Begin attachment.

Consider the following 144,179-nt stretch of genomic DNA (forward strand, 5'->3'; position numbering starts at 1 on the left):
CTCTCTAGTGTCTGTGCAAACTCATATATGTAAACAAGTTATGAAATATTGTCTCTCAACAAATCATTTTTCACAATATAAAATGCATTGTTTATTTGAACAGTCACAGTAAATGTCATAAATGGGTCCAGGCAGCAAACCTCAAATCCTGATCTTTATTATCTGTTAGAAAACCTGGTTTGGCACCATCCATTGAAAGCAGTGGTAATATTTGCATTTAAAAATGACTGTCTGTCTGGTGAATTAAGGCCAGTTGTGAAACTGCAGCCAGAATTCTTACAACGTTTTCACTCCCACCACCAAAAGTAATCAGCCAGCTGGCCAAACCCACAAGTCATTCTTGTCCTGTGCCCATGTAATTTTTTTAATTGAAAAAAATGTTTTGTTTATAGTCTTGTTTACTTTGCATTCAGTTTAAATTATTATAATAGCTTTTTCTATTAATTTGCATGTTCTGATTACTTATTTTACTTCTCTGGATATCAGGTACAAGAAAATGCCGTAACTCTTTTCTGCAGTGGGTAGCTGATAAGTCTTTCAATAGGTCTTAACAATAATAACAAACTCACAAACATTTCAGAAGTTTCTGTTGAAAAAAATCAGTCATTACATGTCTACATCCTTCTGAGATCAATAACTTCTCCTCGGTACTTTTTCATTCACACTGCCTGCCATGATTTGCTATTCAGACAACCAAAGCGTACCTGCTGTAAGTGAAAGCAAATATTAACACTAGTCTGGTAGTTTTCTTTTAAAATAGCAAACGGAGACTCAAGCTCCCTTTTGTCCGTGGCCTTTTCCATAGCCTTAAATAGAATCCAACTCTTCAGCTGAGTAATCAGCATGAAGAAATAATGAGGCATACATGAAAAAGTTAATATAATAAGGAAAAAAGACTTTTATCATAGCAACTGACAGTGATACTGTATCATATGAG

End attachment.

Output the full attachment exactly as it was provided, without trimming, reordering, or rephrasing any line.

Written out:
Consider the following 144,179-nt stretch of genomic DNA (forward strand, 5'->3'; position numbering starts at 1 on the left):
CTCTCTAGTGTCTGTGCAAACTCATATATGTAAACAAGTTATGAAATATTGTCTCTCAACAAATCATTTTTCACAATATAAAATGCATTGTTTATTTGAACAGTCACAGTAAATGTCATAAATGGGTCCAGGCAGCAAACCTCAAATCCTGATCTTTATTATCTGTTAGAAAACCTGGTTTGGCACCATCCATTGAAAGCAGTGGTAATATTTGCATTTAAAAATGACTGTCTGTCTGGTGAATTAAGGCCAGTTGTGAAACTGCAGCCAGAATTCTTACAACGTTTTCACTCCCACCACCAAAAGTAATCAGCCAGCTGGCCAAACCCACAAGTCATTCTTGTCCTGTGCCCATGTAATTTTTTTAATTGAAAAAAATGTTTTGTTTATAGTCTTGTTTACTTTGCATTCAGTTTAAATTATTATAATAGCTTTTTCTATTAATTTGCATGTTCTGATTACTTATTTTACTTCTCTGGATATCAGGTACAAGAAAATGCCGTAACTCTTTTCTGCAGTGGGTAGCTGATAAGTCTTTCAATAGGTCTTAACAATAATAACAAACTCACAAACATTTCAGAAGTTTCTGTTGAAAAAAATCAGTCATTACATGTCTACATCCTTCTGAGATCAATAACTTCTCCTCGGTACTTTTTCATTCACACTGCCTGCCATGATTTGCTATTCAGACAACCAAAGCGTACCTGCTGTAAGTGAAAGCAAATATTAACACTAGTCTGGTAGTTTTCTTTTAAAATAGCAAACGGAGACTCAAGCTCCCTTTTGTCCGTGGCCTTTTCCATAGCCTTAAATAGAATCCAACTCTTCAGCTGAGTAATCAGCATGAAGAAATAATGAGGCATACATGAAAAAGTTAATATAATAAGGAAAAAAGACTTTTATCATAGCAACTGACAGTGATACTGTATCATATGAG